Photo Illustration.
Photo Illustration.

Sara Natividad

Members of the Cal Poly community will gather Friday evening to light candles for sociology freshman Giselle Ayala, whose death left many friends and acquaintances recalling memories of a smiling, happy 18-year-old this week.

Ayala, who went missing while partying with friends at the annual spring break party Deltopia this past weekend, was found dead in the surf on Saturday morning. Santa Barbara sheriff’s officials suspect she may have fallen off a cliff when local officers broke up a party she was attending, though an investigation into her death is still ongoing.

Despite the unknown circumstances of her death, Ayala will be remembered as the kind of person who was always smiling, graphic communication freshman Alyssa Wigant said.

The two students lived in Tower 1 of Yosemite Residence Hall and became close friends from the moment they met, Wigant said. Ayala even helped her through a difficult breakup. According to Wigant, Ayala was a great listener — someone Wigant was able to confide in when she felt like she could not talk to anyone else, she said.

The feelings of trust and confidence that Ayala instilled were felt among many other students in her tower, Wigant said. Ayala was one of the people who brought the tower together, and the change in the atmosphere since her death demonstrates the lasting impact she’s had on Yosemite Tower 1.

“She made us feel safe and comfortable,” Wigant said. “We have to find another way to cope with things like that now that she’s gone.”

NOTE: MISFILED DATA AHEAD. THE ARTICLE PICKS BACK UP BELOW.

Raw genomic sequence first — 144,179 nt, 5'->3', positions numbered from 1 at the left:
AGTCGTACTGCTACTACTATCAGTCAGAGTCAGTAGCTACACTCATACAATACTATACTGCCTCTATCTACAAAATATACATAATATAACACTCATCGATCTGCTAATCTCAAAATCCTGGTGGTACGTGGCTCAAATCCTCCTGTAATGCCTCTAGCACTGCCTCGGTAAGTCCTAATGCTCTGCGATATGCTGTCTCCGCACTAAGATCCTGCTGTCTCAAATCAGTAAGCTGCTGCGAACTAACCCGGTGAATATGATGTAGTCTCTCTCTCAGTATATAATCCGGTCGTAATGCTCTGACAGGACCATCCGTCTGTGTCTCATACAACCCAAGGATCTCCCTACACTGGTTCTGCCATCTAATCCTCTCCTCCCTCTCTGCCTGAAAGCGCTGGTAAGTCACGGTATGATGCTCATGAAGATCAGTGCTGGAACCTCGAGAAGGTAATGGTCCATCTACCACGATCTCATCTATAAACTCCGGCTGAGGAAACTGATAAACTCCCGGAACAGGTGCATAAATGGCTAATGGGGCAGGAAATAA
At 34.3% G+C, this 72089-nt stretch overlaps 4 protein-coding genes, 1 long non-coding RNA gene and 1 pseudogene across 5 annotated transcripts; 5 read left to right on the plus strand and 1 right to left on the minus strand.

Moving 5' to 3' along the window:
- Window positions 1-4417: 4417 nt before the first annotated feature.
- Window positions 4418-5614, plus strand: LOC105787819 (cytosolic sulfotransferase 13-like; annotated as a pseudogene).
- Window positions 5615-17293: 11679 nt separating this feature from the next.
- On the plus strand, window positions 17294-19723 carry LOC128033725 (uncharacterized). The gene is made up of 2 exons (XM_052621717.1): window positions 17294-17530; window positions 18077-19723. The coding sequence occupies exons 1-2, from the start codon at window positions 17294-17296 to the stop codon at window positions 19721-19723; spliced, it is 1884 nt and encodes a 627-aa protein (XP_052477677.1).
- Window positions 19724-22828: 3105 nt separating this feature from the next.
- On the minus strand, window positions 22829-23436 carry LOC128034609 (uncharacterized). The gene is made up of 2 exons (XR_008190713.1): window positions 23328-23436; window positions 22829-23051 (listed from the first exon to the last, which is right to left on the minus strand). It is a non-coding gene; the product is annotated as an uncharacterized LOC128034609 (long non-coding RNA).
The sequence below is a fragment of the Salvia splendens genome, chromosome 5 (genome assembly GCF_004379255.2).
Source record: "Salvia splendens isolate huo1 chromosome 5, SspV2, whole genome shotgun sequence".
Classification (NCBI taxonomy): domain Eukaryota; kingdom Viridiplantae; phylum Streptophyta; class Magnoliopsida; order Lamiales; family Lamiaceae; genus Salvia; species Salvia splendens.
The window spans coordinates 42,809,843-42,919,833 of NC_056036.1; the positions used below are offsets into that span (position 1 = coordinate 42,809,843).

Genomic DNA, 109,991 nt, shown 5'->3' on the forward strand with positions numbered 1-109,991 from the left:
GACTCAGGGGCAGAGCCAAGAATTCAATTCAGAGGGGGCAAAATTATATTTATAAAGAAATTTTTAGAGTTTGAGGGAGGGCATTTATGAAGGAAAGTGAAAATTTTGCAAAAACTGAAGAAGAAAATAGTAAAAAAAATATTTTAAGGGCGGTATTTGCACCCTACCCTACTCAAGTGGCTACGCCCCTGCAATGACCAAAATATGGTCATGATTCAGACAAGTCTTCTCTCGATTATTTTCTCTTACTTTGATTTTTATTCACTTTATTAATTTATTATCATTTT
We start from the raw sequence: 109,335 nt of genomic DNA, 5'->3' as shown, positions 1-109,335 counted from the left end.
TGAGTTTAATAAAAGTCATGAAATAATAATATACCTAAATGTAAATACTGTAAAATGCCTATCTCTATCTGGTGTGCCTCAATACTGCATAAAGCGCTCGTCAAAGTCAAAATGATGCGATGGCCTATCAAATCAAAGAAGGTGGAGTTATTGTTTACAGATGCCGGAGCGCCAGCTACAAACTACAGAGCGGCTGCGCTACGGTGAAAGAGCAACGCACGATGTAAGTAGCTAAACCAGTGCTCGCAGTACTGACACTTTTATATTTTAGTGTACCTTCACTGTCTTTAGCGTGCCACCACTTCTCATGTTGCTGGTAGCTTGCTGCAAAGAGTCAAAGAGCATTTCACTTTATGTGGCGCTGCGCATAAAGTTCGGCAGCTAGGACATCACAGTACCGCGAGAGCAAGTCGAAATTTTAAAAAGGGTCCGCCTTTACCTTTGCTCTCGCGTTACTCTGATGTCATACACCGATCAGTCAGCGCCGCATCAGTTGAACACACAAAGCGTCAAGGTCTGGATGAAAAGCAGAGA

Ayala’s roommate Deborah Newberry, a computer science freshman, described her as “the sweetest girl,” and the last person to deserve such a tragic ending.

“It was the perfect roommate situation,” Newberry said. “We could be honest with each other and literally talk about everything because we had so much in common.”

The two were not best friends, but they shared a friendly living environment, Newberry said. Ayala had a taste for fashion and would help her roommate pick out clothes, she said. They also often shared long talks that lasted late into the night.

Newberry, though, is still in shock after the sudden tragedy.

“Our room still looks the same,” Newberry said. “Her bed is made and her desk is as neat as usual. It doesn’t seem like anything is off. It’s the type of thing that you just don’t expect to happen to you.”

Ayala was more than just a sweet and caring friend, she was also full of ambition, according to Newberry. If she wanted something, she would strive for it, Newberry said.

Her determination and work ethic was noticed by geography assistant professor Benjamin Timms during fall quarter.

“She was the kind of student you’d like to have in your class,” Timms said. “I’m very sad at the loss of her potential, she was a model student.”

Ayala was one of the top students in Timms’ class and was always very engaged and attentive during lectures, he said.

She was as present with her friends as she was in her classes. There was a certain look on her face which showed how engaged she was with the people she interacted with, Wigant said.

Her loss is felt strongly among the residents of her tower and it is clear that everyone misses her deeply, she said.

“If anyone was able to comfort us about this situation, it would be her,” Wigant said. “And she’s not here.”

A candlelight vigil to remember Ayala will be held at 5:30 p.m. on Friday in the University Union Plaza. It is open to all students, faculty and staff.

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